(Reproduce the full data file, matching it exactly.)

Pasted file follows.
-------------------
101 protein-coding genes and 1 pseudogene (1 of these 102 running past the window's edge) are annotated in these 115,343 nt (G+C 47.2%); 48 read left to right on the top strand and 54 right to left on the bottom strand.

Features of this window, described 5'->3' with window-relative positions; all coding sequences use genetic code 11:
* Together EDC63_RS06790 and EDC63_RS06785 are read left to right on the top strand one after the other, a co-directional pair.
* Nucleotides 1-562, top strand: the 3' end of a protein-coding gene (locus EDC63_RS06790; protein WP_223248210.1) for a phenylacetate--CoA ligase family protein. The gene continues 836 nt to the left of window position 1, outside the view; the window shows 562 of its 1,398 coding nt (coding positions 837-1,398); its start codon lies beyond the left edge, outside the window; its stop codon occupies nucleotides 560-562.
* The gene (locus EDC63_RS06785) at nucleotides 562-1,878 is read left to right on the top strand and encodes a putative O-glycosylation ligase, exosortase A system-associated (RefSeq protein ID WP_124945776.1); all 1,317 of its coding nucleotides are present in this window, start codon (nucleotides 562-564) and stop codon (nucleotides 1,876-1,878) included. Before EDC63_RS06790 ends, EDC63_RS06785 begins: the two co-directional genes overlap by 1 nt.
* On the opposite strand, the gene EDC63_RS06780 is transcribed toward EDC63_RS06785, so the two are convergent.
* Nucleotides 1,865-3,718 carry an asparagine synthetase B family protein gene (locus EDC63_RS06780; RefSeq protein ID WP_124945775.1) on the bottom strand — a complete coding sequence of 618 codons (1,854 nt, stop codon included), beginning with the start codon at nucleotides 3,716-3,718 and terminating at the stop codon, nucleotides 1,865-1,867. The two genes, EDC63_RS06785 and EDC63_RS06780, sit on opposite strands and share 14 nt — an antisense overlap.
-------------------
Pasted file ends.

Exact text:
101 protein-coding genes and 1 pseudogene (1 of these 102 running past the window's edge) are annotated in these 115,343 nt (G+C 47.2%); 48 read left to right on the top strand and 54 right to left on the bottom strand.

Features of this window, described 5'->3' with window-relative positions; all coding sequences use genetic code 11:
* Together EDC63_RS06790 and EDC63_RS06785 are read left to right on the top strand one after the other, a co-directional pair.
* Nucleotides 1-562, top strand: the 3' end of a protein-coding gene (locus EDC63_RS06790; protein WP_223248210.1) for a phenylacetate--CoA ligase family protein. The gene continues 836 nt to the left of window position 1, outside the view; the window shows 562 of its 1,398 coding nt (coding positions 837-1,398); its start codon lies beyond the left edge, outside the window; its stop codon occupies nucleotides 560-562.
* The gene (locus EDC63_RS06785) at nucleotides 562-1,878 is read left to right on the top strand and encodes a putative O-glycosylation ligase, exosortase A system-associated (RefSeq protein ID WP_124945776.1); all 1,317 of its coding nucleotides are present in this window, start codon (nucleotides 562-564) and stop codon (nucleotides 1,876-1,878) included. Before EDC63_RS06790 ends, EDC63_RS06785 begins: the two co-directional genes overlap by 1 nt.
* On the opposite strand, the gene EDC63_RS06780 is transcribed toward EDC63_RS06785, so the two are convergent.
* Nucleotides 1,865-3,718 carry an asparagine synthetase B family protein gene (locus EDC63_RS06780; RefSeq protein ID WP_124945775.1) on the bottom strand — a complete coding sequence of 618 codons (1,854 nt, stop codon included), beginning with the start codon at nucleotides 3,716-3,718 and terminating at the stop codon, nucleotides 1,865-1,867. The two genes, EDC63_RS06785 and EDC63_RS06780, sit on opposite strands and share 14 nt — an antisense overlap.